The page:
And so it began. I watched as some of the girls around me grew into boy-obsessed, “girly”, if I may misuse the word, beings, while the guys were more withdrawn and caught up with their own lives, which seemed so much cooler, and less dependent on some shallow expression of appreciation.   That was how my preferences grew. I began to dress with apparently less attention to what I was wearing, though deep inside me I knew I was being careful enough to camouflage myself. I listened to more heavy metal than pop. I played more video games than the girls around me did. Everything about me screamed of being a boy metaphorically stuck in a girl’s skin,  because I was trying so hard to emulate the very thing I was trying to understand. At a more subconscious level, I think I chose to be that way so that even if I approached a guy, and attempted to actively befriend him, I would have some grounds of common interest to begin with. Thus I aggressively called myself a tomboy, indulged in classically “male” habits, disregarded all semblance of fragility and made a stoic appearance of being different. In doing so, I also committed to shunning the other larger group of people as “girly”, which was, until quite recently, a state that I swore to myself I would never stoop to.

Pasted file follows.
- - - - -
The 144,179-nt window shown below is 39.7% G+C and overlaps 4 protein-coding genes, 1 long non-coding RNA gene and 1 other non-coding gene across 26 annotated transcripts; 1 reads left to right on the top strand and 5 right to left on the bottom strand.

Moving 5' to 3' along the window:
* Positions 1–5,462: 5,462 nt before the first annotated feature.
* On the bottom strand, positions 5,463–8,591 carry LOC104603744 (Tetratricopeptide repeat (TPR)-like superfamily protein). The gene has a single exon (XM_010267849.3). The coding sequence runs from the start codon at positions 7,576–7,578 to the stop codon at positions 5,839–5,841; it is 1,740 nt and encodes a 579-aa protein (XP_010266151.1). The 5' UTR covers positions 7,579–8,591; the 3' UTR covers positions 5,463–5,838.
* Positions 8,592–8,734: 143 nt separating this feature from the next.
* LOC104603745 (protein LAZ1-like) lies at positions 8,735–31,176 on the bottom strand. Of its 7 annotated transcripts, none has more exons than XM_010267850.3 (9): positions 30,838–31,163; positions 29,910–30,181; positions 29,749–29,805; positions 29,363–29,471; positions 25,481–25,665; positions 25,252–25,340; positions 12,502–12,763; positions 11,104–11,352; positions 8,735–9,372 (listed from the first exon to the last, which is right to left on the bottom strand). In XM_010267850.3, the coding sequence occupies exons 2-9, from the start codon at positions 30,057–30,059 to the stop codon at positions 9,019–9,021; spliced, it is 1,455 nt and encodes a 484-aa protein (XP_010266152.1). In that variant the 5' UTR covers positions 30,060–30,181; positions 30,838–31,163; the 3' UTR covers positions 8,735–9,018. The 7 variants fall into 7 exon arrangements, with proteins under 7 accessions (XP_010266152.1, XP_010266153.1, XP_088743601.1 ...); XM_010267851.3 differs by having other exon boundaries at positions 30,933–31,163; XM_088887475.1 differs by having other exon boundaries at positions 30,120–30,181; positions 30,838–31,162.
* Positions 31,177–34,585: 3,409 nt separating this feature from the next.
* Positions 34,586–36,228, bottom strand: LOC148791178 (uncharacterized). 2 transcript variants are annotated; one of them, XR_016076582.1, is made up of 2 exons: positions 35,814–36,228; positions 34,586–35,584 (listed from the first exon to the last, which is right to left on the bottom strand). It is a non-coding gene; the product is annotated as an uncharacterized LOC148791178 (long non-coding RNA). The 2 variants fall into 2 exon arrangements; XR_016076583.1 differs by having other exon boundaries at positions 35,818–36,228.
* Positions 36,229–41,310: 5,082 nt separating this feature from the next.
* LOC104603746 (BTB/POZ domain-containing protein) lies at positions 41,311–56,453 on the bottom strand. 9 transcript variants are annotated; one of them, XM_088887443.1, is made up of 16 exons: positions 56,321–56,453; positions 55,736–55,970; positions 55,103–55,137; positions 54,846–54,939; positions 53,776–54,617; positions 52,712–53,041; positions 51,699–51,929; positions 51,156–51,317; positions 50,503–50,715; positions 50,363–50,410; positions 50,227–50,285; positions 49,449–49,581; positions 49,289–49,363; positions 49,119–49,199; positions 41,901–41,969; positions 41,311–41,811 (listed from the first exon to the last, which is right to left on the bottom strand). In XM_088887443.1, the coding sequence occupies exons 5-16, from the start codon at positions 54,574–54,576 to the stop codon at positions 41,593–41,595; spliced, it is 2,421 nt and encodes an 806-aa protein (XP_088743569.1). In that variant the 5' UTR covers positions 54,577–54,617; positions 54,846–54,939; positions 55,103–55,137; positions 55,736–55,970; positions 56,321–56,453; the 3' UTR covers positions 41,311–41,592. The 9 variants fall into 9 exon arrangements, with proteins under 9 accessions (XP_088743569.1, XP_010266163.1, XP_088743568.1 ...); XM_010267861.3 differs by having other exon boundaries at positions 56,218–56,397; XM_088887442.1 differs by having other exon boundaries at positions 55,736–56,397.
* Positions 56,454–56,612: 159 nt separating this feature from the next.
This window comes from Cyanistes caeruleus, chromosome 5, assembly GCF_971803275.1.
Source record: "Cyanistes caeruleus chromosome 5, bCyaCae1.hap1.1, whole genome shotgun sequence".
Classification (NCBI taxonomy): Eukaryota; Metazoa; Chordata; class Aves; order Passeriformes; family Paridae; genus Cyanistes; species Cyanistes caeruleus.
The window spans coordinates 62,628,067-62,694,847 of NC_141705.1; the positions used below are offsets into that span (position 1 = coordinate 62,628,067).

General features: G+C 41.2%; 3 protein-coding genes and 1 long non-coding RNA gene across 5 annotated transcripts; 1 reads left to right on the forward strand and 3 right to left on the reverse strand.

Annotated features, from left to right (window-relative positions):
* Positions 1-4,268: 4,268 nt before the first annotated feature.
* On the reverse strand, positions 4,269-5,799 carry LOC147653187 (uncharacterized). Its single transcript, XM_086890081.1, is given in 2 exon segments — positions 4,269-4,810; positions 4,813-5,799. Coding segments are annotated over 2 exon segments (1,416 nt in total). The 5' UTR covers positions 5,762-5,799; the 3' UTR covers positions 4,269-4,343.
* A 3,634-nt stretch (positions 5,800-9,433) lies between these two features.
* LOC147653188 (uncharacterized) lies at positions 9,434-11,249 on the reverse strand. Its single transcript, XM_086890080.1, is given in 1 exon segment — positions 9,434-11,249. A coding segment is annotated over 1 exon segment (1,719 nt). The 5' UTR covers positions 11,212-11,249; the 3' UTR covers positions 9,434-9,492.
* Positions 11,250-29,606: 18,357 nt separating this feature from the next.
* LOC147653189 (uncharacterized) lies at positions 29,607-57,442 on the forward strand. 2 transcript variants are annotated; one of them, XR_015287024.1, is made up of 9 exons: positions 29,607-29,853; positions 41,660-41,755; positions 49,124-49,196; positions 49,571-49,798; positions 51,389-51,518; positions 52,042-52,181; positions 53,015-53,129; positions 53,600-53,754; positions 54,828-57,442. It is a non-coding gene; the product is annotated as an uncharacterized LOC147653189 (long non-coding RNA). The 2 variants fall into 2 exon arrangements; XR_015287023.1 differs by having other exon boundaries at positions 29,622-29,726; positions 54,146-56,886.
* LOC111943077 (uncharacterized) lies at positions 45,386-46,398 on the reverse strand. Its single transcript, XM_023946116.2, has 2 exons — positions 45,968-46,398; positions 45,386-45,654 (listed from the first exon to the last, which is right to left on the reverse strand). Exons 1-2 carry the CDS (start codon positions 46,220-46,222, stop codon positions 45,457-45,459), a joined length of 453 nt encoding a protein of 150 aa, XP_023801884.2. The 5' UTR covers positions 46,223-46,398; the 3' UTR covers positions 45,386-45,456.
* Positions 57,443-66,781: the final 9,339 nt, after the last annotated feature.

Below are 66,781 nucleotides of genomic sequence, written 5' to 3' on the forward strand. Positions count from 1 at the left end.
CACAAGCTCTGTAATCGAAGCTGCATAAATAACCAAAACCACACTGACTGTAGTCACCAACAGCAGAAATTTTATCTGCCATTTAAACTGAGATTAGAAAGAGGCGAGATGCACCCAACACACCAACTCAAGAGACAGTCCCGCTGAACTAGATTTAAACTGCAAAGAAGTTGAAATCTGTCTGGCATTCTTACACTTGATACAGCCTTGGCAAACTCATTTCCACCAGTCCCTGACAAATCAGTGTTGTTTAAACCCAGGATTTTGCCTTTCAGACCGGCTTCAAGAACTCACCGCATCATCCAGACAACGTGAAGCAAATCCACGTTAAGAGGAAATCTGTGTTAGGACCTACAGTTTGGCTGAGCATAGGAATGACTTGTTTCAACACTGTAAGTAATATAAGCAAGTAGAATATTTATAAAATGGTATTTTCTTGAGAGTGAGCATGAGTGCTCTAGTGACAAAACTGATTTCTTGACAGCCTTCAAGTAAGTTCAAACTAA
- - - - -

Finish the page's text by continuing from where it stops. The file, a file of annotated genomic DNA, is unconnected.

For a while, I was good at it. And even now, I think I still believe in some of the positives of being a tomboy. It felt good to be different from a common group and still be part of a sub-community that was large enough to be categorized by it’s own niche. It gave me just the right degree of attention I wanted, just enough to help me stand out, just enough to help me blend in. For a while, my internal conflicts were appeased. But then I realized that no matter which category I chose to belong to, I would always be compared to someone else who subscribed to the same philosophy. For someone who’s self-esteem was wobbly, at best, it was a serious blow to find myself out-done in every aspect of some sub-culture that I had chosen to idolize over another.